November 19, 2021
As an embryo grows into a whole human being, a number of key genetic events must occur. One of the two X chromosomes in the cells of females becomes inactive during early embryonic development. Because the study of human embryo development is heavily restricted for ethical reasons, scientists have turned to observing other primate mammals in order to understand this critical phenomenon in humans. A new study led by ASHBi researchers provides a detailed description of the dynamics of X-chromosome dosage compensation in monkeys, providing the most accurate understanding of X chromosome dosage compensation dynamics in humans to date.
Among the 46 chromosomes in human cells, females have two X chromosomes, one from each parent, and males have one X chromosome from the mother and one Y chromosome from the father. This pattern holds true for all mammals. Although both are sex chromosomes, they are very different: the X chromosome encodes more than 800 genes, whereas the Y chromosome encodes a relatively paltry number of around 50 genes.
The two X chromosomes in female embryos mean cells have two pairs of all the genes encoded on the X chromosome. However, expressing the genes on both chromosomes during development in an untimely manner can lead to disease, disability, and death. Therefore, one of the two X chromosomes is inactivated to achieve dosage compensation during the early development.
“X chromosome inactivation is regulated by XIST, a type of RNA that causes the chromosome to condense. The X chromosome inactivation and reactivation are critical for embryonic development,” explained ASHBi Director Mitinori Saitou, one of the lead authors of the study.
Overall, scientists have an elaborate understanding of X chromosome dosage compensation in mouse embryos. But mouse embryos and human embryos develop very differently, which is why Saitou and his colleagues have turned to studying monkey embryos, which make a far better model for predicting the events that happen in humans.
Indeed, past research from collaborations between Saitou and his ASHBi colleague, Dr. Ikuhiro Okamoto, another author of the study, has shown that the development of monkey and human embryos are quite similar from one another and quite distinct from the development of mouse embryos.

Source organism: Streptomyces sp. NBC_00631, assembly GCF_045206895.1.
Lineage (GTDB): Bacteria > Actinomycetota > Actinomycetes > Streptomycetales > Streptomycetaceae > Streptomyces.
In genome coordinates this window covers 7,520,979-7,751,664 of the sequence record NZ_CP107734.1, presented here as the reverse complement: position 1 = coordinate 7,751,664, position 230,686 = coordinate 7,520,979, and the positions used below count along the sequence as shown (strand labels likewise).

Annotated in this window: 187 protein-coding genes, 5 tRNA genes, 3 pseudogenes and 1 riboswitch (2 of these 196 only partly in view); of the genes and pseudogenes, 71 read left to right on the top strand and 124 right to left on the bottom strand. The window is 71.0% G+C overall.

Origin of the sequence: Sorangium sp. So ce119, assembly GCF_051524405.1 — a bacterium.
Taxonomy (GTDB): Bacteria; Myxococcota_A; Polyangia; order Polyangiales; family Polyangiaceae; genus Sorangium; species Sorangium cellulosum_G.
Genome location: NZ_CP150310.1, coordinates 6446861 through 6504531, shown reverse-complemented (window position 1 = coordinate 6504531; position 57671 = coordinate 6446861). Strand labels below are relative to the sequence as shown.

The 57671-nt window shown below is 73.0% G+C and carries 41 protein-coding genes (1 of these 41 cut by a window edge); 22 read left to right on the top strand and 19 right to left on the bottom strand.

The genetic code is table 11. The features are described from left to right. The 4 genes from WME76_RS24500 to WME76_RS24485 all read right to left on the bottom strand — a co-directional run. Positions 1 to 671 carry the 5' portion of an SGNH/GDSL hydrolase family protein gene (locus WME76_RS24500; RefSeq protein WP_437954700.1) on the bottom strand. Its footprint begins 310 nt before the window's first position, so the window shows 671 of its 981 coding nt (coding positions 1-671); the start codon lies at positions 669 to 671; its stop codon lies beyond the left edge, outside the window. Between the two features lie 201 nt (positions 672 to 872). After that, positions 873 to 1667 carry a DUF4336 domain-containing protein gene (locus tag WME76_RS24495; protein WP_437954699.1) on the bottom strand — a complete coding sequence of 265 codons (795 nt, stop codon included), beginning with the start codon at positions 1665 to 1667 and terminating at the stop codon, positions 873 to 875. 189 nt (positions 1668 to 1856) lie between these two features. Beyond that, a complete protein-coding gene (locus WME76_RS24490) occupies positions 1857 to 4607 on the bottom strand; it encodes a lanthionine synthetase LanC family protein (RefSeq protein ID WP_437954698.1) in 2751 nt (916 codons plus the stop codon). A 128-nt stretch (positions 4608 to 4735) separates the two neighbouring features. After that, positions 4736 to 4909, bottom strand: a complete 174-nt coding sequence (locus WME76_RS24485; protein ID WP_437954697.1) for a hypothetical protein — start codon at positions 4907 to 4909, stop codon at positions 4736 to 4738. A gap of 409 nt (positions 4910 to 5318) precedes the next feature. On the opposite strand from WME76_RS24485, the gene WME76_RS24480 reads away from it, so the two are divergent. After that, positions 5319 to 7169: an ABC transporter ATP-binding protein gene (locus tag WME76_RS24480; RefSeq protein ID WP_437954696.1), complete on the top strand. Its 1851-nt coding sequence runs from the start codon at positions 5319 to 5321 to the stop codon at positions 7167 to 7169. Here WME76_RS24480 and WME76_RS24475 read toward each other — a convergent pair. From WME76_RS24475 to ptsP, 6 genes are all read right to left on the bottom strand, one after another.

“We have found that monkey embryos are more suitable for studying human development than mouse embryos,” said Okamoto.
In fact, in the preimplantation embryos and placenta in mice, X chromosome inactivation only occurs on the paternal X chromosome, but either X chromosome can be inactivated in monkey and human embryos.
The new study examined how XIST interacts dynamically with the X chromosomes in developing female and male monkey embryos to regulate inactivation and reactivation.
In general, for X chromosome inactivation, XIST RNA wraps around the chromosome to condense it. This wrapping triggers a series of epigenetic events that eventually leads to the inactivation.
The study found that in embryos prior to implantation, both X chromosomes in the vast majority of female embryo cells, but not all, were wrapped by XIST RNA but still active. The same was true for the one X chromosome in the majority cells of males.
“We found that the chromosome would become compact but still remain active. This suggests that XIST RNA and the epigenetic modifications that follow are not sufficient for X chromosome inactivation in monkey,” said Saitou.
Instead, the X chromosome inactivation began in the cells of female embryos that were early post-implantation stage. The existence of an embryo does not necessarily mean pregnancy. Pregnancy happens only when the embryo has implanted itself into the uterine wall, an embryonic stage scientists term post-implantation. The study found that X chromosome inactivation in early post-implantation embryos only occurred in the one X chromosome wrapped by XIST RNA; the other became free of this RNA and was active.
“Our data suggest X chromosome inactivation happens rapidly after implantation but with remarkable cell heterogeneity,” remarked Saitou.
Understanding the dynamics of X chromosome inactivation during monkey embryonic development, stresses Saitou, provides a blueprint for understanding the early events of human embryonic development and may provide insight on why some embryos fail to survive, while others are eventually born.
“The regulation of X chromosome dosage compensation is distinct in mouse and monkey. This is critical, because we know monkey cells make a better model for the study of humans,” he said.
Ikuhiro Okamoto, Tomonori Nakamura, Kotaro Sasaki, Yukihiro Yabuta, Chizuru Iwatani, Hideaki Tsuchiya, Shin-ichiro Nakamura, Masatsugu Ema, Takuya Yamamoto, Mitinori Saitou, “The X-chromosome dosage compensation program during the development of cynomolgus monkeys”(2021), Science, DOI:https://doi.org/10.1126/science.abd8887